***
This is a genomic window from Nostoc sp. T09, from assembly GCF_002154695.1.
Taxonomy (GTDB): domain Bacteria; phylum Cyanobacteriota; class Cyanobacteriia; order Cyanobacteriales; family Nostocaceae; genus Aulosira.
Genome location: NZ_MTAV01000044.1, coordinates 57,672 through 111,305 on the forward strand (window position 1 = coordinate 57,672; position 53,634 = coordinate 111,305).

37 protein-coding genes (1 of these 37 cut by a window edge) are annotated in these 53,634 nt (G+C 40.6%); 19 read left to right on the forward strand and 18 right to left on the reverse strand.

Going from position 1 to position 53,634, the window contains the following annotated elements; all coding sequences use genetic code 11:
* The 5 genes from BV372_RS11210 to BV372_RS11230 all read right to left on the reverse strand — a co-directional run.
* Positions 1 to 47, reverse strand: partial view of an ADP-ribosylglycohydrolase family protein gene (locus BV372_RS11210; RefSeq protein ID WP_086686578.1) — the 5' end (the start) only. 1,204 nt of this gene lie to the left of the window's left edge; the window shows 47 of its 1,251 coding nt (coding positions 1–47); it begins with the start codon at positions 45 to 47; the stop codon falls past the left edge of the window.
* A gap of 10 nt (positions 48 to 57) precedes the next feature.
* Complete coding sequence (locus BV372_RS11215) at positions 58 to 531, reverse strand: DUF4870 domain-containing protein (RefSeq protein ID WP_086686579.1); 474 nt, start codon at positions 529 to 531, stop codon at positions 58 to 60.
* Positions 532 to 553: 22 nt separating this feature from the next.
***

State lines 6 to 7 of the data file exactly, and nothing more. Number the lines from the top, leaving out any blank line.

* The 5 genes from BV372_RS11210 to BV372_RS11230 all read right to left on the reverse strand — a co-directional run.
* Positions 1 to 47, reverse strand: partial view of an ADP-ribosylglycohydrolase family protein gene (locus BV372_RS11210; RefSeq protein ID WP_086686578.1) — the 5' end (the start) only. 1,204 nt of this gene lie to the left of the window's left edge; the window shows 47 of its 1,251 coding nt (coding positions 1–47); it begins with the start codon at positions 45 to 47; the stop codon falls past the left edge of the window.